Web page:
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Changes to car parking charges in Lichfield could raise more than £200,000. A new report from Lichfield District Council has recommended increases to hourly rates and season passes. The changes would see short stay prices become:
  • One hour – £1 (10p increase)
  • Two hours – £1.90 (10p increase)
  • Three hours – £2.90 (20p increase)
  • Four hours – £3.80 (20p increase)
  • All day – £8 (£1 increase)
Meanwhile, long stay car parks would see charges of:
  • Four hours – £2.10 (10p increase)
  • Six hours – £3.20 (20p increase)
  • All day – £4.30 (30p increase)
Drivers holding parking permits will also see a rise, with six month passes going up by £50 to £250, while one month tickets will increase £10 to £50.
Helen Fisher
A report from Cllr Helen Fisher, Cabinet member for tourism at Lichfield District Council, said the new proposals had come about after a consultation with local residents. “It is estimated that the proposed tariff rises will generate approximately £200,000 in income and ensure that the costs of the parking operation will be covered in future years,” Cllr Fisher’s report said. However, the consultation revealed that not all groups were supportive of the charging changes. The Lichfield Business Improvement District said it could not support increases due to the potential impact on local businesses, and said that rises in permit charges could have a significant impact on low-paid or part-time workers in the city. The Friends of Beacon Park also raised concerns that an increased tariff could see drivers using residential streets instead. The new proposals will be discussed at the council’s economic growth, environment and development overview and scrutiny meeting tomorrow (April 21).


Founder of Lichfield Live and editor of the site.

5 replies on “Councillors to debate plan to raise £200,000 by increasing car parking charges in Lichfield”

  1. So the majority of replies to the consultation vindicated increasing all of the parking charges, and not one of those replies in the consultation process had an intelligent alternative suggestion that would have relieved parking issues on residential streets, on behalf of residents, surrounding the city centre?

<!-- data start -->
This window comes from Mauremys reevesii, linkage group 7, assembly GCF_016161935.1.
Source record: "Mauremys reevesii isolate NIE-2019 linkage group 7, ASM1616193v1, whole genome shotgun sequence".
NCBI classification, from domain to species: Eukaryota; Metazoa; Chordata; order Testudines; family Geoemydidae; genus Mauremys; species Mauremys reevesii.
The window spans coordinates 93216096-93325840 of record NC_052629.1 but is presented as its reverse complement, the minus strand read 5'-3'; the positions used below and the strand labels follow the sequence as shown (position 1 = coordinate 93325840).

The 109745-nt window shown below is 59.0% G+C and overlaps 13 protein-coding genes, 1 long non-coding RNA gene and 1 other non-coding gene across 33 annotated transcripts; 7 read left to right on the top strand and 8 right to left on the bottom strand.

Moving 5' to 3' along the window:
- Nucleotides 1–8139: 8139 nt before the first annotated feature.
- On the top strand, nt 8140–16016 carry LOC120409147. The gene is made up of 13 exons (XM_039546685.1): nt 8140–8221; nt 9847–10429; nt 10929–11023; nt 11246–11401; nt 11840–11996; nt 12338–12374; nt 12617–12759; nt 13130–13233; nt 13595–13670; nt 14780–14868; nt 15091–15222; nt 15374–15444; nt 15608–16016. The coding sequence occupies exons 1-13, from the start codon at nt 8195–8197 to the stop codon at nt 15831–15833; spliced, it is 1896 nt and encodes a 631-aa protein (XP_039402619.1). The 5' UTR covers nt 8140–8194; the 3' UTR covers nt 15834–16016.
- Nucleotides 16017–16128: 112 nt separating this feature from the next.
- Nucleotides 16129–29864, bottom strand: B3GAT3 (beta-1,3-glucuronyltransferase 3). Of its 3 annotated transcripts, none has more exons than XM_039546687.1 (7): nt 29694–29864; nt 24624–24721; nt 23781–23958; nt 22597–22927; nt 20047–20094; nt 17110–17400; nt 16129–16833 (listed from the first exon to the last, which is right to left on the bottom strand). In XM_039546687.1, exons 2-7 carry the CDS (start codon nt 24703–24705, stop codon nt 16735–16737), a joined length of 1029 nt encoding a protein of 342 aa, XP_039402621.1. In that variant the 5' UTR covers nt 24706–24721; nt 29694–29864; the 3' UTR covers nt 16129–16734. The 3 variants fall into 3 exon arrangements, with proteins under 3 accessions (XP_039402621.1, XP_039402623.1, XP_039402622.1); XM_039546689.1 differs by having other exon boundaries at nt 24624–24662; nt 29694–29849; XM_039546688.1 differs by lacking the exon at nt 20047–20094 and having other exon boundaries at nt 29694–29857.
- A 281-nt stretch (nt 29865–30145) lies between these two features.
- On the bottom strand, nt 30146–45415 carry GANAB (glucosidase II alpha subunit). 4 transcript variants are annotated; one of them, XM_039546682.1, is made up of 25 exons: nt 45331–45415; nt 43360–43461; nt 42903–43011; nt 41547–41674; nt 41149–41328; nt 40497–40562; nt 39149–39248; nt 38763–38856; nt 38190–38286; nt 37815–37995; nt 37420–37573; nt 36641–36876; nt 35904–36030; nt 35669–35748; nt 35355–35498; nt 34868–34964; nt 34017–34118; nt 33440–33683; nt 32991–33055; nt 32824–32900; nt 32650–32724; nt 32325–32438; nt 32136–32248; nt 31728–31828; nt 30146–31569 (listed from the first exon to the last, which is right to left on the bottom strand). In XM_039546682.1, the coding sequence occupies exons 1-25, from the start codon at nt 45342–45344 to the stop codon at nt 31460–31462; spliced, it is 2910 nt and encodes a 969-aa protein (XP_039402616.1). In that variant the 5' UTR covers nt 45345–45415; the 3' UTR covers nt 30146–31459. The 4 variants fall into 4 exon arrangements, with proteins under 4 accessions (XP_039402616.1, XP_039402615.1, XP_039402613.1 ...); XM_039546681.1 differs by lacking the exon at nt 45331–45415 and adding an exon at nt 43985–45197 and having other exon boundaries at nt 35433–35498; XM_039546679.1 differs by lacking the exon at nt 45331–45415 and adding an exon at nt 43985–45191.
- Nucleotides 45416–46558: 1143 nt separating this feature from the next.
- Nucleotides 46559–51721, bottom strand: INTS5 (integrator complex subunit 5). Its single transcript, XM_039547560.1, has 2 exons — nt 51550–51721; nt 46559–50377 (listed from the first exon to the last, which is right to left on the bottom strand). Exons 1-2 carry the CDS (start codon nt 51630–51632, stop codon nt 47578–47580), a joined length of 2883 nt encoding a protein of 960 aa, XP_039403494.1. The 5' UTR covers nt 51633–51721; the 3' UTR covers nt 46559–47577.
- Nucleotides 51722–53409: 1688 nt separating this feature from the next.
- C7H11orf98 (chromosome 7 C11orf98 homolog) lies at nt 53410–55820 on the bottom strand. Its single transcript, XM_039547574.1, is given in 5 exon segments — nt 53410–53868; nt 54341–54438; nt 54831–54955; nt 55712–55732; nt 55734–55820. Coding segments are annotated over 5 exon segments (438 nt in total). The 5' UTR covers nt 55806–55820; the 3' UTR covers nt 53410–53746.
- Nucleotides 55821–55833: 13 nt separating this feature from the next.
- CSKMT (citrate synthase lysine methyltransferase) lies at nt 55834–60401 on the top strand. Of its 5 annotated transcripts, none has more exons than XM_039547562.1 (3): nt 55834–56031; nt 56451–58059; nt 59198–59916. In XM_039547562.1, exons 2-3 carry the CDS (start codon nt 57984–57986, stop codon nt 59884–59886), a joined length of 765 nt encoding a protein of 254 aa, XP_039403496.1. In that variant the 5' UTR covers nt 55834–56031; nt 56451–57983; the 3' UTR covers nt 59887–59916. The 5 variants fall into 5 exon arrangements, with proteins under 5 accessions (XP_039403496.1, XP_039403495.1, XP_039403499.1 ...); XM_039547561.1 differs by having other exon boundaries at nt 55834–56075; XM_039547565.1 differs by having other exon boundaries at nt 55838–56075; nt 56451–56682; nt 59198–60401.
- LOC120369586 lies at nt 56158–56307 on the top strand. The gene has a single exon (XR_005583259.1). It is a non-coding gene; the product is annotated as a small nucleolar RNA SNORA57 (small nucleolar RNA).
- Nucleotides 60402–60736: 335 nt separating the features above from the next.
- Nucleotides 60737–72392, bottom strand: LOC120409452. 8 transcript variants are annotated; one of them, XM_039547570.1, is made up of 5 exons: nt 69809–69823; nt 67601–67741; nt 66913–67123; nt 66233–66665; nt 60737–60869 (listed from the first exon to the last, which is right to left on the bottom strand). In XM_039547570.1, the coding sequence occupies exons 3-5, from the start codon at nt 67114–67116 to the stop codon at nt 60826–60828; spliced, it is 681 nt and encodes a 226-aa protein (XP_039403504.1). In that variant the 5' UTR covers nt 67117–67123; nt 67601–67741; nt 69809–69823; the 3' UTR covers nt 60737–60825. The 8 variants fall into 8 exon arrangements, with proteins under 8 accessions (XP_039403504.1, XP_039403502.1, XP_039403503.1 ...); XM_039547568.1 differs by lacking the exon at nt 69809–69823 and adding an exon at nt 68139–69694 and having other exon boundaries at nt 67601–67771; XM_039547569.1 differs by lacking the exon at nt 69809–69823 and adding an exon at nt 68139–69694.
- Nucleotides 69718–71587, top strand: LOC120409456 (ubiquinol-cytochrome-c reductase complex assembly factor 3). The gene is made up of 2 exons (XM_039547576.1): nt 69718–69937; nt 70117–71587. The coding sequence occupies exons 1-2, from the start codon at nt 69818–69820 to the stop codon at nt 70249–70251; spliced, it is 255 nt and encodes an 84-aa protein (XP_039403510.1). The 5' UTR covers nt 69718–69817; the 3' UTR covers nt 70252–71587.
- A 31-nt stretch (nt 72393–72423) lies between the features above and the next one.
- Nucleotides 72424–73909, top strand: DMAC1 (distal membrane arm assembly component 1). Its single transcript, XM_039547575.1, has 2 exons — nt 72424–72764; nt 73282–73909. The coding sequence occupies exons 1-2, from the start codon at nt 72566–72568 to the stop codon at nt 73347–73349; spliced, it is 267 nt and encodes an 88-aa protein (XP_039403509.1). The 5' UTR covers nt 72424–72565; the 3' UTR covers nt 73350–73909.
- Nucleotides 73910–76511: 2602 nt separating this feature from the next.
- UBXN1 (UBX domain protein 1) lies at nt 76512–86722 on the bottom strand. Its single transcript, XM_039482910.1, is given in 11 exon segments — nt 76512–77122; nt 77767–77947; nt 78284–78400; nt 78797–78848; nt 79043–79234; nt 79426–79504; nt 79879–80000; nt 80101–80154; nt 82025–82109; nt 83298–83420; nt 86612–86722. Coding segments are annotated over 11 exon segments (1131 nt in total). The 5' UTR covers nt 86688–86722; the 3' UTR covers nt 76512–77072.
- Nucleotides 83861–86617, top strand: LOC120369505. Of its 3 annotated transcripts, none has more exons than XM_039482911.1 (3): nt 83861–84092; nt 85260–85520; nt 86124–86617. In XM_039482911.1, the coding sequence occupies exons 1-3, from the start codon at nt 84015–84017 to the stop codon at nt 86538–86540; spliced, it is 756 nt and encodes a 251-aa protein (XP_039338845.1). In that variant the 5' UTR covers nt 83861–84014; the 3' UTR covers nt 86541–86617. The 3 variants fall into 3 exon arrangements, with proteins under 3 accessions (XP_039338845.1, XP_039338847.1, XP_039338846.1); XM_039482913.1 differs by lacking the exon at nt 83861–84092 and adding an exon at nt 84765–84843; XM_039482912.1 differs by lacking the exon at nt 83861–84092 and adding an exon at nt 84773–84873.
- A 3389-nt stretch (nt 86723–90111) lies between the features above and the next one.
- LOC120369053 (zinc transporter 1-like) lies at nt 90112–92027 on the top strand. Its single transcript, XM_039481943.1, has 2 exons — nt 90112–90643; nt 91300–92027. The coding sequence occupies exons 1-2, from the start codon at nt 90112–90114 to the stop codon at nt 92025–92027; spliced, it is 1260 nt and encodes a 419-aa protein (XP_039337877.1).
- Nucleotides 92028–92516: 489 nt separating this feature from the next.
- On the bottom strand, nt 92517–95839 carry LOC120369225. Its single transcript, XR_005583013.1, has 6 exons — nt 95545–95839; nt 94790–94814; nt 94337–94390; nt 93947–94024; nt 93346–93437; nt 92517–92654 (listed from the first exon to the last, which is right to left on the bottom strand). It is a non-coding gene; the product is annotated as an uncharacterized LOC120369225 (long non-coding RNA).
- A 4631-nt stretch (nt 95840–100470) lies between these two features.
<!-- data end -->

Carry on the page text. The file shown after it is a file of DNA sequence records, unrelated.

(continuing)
As usual Lichfield District Councillor Helen Fisher is hiding behind an ignored consultation, and a minimalist press release by way of a public announcement to carry out the inevitable outcome she wanted, to raise parking charges on the citizens and visitors of Lichfield, the report never had to say anything more than “It is estimated that the proposed tariff rises will generate approximately £200,000 in income”
    We are both being fleeced and having our public services destroyed by councillors such as Helen Fisher who cant see past the bottom line and have no concept of civic responsibility towards the electorate.

  2. Another idea could be to have a Lichfield fund for residents of Lichfield to pay say £10 per month per household for the upkeep of the City and to splash out now and again on things which arent related to simply offering a service or on popular projects. This would mean residents would pay for the privilege of living in this wonderful City rather than charging outsiders to visit.

  3. Great choice of picture, gleefully clapping the increase to the coffers.

    It’s a tough one, councils need money to pay for those cars and chains of office, which can’t all be funded by selling off buildings belonging to the citizens.

    £200,000 is an arbitrary figure which was probably nearly achieved by the over payment system which councils estimate into the revenues. You see, they may only increase by 10p, but topping the pound figure means people have to pay exact or the change goes into the councils coffers.

    £200,000 is a fair, face value figure, it’s likely much more from people without the right money.


  4. Yet more reasons to take our shopping to places such as Ventura Park, where parking is free, or as more and more seem to do …. Park at Tesco’s and walk into town. Less then for the council all together.

  5. Another example of making statistics say what you want them to. The responses to the consultation show plenty of reasoning about why the charging going up isn’t a great idea yet those are quietly swept aside as the monster with pound signs for eyes appears. Be honest. Say you need to raise cash one way or another and it’s either this or something else and admit that it might hit business but needs must. This site’s bringing some of these political debates and decision making processes out into the open and it’s clear they’ve been used to saying what they like and doing what they like in the council chamber. Now we’re getting the chance to see farces like the chairman’s car for what they are how’s about a bit of honesty and openness. Times are hard for local councils, we get it. So how’s about just telling it like it is for a change.

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